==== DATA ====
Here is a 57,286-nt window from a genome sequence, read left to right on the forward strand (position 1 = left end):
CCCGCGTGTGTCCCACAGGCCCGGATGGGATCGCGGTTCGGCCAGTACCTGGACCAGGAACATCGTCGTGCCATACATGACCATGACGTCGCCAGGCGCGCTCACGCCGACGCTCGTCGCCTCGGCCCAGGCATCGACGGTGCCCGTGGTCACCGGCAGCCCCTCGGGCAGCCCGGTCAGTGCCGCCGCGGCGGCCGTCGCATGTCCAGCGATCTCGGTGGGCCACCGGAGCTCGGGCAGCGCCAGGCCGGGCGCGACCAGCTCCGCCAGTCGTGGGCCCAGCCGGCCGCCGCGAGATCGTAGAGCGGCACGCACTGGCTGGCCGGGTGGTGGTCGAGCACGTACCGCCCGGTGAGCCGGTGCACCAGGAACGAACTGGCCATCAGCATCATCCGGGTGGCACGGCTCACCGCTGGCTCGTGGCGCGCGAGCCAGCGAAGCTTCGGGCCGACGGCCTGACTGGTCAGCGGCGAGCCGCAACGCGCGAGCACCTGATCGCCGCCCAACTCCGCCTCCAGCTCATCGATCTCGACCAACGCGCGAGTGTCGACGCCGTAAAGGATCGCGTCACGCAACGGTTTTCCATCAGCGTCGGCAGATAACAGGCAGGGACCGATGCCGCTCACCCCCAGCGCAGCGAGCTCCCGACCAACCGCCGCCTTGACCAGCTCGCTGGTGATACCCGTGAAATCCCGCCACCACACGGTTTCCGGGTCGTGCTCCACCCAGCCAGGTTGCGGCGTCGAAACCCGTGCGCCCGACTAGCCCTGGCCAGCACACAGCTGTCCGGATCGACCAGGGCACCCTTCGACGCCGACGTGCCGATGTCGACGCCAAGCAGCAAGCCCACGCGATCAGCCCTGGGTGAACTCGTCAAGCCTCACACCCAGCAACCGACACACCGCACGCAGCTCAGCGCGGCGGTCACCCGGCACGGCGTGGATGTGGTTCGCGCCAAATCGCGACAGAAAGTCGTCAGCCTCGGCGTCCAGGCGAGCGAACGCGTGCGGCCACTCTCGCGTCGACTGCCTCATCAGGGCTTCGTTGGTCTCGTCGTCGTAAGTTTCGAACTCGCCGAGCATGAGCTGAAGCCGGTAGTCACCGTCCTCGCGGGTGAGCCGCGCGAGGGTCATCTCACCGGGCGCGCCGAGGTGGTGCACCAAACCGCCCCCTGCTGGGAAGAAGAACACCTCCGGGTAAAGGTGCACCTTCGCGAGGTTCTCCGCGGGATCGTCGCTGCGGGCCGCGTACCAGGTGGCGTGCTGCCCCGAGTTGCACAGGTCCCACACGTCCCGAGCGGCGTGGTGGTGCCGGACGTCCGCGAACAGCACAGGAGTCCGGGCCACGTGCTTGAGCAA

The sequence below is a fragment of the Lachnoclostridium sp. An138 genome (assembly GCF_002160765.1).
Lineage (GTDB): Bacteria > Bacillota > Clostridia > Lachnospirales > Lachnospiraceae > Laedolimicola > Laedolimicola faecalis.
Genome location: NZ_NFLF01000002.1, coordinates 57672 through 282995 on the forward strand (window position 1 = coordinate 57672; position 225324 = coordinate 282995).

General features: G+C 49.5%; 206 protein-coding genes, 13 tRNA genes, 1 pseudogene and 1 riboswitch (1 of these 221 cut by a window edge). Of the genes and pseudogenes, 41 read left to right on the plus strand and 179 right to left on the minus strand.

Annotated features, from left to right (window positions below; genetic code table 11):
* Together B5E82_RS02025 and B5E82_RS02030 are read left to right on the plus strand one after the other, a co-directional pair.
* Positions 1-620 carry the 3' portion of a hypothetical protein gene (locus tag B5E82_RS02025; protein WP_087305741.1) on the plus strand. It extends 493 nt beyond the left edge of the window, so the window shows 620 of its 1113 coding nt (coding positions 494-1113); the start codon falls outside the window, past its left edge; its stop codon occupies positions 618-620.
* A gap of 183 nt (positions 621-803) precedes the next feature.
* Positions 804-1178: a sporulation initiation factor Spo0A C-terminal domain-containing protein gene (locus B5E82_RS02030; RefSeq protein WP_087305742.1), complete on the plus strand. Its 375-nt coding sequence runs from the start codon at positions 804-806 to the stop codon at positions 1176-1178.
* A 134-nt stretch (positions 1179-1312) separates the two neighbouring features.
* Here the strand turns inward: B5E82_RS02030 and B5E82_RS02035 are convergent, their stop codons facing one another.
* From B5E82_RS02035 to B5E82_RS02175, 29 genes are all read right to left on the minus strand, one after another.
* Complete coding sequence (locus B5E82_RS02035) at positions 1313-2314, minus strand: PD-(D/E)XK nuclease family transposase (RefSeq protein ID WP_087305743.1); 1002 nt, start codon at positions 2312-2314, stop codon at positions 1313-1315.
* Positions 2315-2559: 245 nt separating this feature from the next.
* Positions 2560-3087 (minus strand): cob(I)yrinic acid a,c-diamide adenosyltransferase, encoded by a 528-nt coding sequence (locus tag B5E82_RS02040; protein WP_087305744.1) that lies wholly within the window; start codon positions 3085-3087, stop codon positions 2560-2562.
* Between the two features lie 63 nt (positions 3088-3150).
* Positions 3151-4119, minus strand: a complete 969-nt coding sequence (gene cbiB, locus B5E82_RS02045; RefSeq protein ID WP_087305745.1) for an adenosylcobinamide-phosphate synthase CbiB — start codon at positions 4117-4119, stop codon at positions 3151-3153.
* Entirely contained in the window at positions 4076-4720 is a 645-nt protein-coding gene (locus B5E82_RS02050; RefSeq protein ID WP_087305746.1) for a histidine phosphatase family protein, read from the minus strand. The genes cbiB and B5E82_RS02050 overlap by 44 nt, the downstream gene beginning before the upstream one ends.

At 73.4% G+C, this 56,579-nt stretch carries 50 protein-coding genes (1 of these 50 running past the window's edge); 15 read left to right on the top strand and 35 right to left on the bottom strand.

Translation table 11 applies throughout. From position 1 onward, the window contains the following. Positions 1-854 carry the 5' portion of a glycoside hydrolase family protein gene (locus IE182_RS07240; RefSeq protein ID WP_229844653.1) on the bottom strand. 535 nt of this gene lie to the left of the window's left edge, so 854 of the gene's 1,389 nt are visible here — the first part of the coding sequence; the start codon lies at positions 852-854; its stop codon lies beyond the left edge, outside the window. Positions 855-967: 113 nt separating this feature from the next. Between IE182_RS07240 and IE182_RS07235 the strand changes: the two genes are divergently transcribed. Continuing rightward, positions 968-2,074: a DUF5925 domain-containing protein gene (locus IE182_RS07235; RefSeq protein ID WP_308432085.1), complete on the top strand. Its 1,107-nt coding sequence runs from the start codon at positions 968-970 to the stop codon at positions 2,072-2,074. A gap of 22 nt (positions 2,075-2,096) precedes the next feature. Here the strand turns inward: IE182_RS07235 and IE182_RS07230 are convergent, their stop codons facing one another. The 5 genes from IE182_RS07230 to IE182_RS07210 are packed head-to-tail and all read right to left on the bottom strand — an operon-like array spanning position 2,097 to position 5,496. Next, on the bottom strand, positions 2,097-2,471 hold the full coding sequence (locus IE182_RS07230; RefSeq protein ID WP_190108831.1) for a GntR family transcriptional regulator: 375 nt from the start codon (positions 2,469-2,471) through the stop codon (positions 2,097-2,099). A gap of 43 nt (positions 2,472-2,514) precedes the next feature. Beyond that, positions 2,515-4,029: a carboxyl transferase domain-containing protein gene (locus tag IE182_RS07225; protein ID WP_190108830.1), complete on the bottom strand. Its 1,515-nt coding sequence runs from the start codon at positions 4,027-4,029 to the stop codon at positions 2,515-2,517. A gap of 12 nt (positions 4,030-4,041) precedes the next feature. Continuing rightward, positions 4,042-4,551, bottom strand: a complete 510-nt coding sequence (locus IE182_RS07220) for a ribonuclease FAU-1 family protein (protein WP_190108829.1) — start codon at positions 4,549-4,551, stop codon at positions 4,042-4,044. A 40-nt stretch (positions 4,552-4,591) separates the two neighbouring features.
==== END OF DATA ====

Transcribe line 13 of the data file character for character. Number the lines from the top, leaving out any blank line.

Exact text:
* Here the strand turns inward: B5E82_RS02030 and B5E82_RS02035 are convergent, their stop codons facing one another.